There is an impasse in current thinking about youth crime and justice, represented by punitive and harmful practices, and liberal objections to these processes on the other, based predominantly on arguments for ‘rehabilitation’. This book aims to arrive at an alternative strategy for resolving the tensions between young people – especially those on and beyond the margins – and the social world which frames their lives.
The book is split into three sections:
- Part 1 focuses on young people, their attitudes and behaviour;
- Part 2 considers the way in which their behaviour is constructed as criminal and then addressed;
- Part 3 considers the limitations of current practices and potential alternatives.
Within this broad framework, the differentiated and contested nature of young people’s experiences and our (and their) ideas of ‘youth’ can be counterposed to prevailing one-sided and often discriminatory assumptions about them; in order then to open up questions about the nature and purposes of the youth justice system, and to introduce some possibilities for reconstructing it according to fundamental principles of rights, welfare and social justice.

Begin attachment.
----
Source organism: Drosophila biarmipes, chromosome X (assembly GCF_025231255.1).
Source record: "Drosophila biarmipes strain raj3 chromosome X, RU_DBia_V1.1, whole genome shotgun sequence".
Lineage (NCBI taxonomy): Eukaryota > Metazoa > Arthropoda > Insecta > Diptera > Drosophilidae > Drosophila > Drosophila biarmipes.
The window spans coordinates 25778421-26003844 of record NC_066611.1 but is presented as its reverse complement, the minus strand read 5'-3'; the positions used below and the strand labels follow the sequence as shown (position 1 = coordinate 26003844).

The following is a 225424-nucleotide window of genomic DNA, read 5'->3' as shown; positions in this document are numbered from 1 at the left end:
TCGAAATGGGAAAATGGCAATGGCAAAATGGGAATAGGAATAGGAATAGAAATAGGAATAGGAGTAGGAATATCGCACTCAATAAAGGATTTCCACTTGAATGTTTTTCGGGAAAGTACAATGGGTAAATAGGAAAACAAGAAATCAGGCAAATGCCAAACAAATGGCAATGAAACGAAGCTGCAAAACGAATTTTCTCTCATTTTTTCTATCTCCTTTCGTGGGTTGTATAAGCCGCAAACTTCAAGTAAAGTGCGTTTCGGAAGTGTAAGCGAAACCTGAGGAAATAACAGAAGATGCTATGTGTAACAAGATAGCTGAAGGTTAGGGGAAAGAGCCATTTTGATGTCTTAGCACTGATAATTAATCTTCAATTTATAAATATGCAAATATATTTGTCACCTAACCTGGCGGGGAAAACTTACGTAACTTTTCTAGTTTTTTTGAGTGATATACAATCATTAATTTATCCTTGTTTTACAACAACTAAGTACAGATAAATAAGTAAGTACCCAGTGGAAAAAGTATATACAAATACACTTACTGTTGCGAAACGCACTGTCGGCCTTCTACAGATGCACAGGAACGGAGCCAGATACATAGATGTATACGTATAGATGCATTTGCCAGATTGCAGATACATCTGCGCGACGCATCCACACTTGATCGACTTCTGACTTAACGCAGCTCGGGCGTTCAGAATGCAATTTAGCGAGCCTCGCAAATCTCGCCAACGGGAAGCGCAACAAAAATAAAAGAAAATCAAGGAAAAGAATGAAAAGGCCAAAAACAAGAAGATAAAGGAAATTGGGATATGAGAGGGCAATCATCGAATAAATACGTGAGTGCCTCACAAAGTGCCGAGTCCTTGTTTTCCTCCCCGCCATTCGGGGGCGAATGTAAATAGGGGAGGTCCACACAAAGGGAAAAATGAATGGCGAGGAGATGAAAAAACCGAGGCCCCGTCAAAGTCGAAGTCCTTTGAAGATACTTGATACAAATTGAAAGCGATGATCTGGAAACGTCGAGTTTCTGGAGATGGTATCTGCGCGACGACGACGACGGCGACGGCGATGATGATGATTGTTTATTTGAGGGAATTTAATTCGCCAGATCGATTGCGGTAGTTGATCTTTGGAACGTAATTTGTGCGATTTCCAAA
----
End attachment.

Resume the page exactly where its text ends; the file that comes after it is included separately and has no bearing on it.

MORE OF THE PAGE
Doing Justice to Young People will be essential reading for anybody working in or studying youth crime and youth justice.
Table of Contents
Part: 1 Young people and Crime 1. The production of youth 2. Adaptation and resistance 3. Criminality, culture and choices Part 2: Crime and 'justice' 4. Defining crime and delinquency 5. Lives and crimes 6. Doing 'justice'? Part 3: Towards Social Justice 7. Getting it wrong again 8. Reform and its limits 9. Alternative principles and practices 10. Young people and social justice: cutting out crime
Roger Smith is Professor of Social Work at De Montfort University. He has worked in the youth justice since the early 1980s, as a practitioner, policy maker and researcher. He has published widely and authoritatively in this field.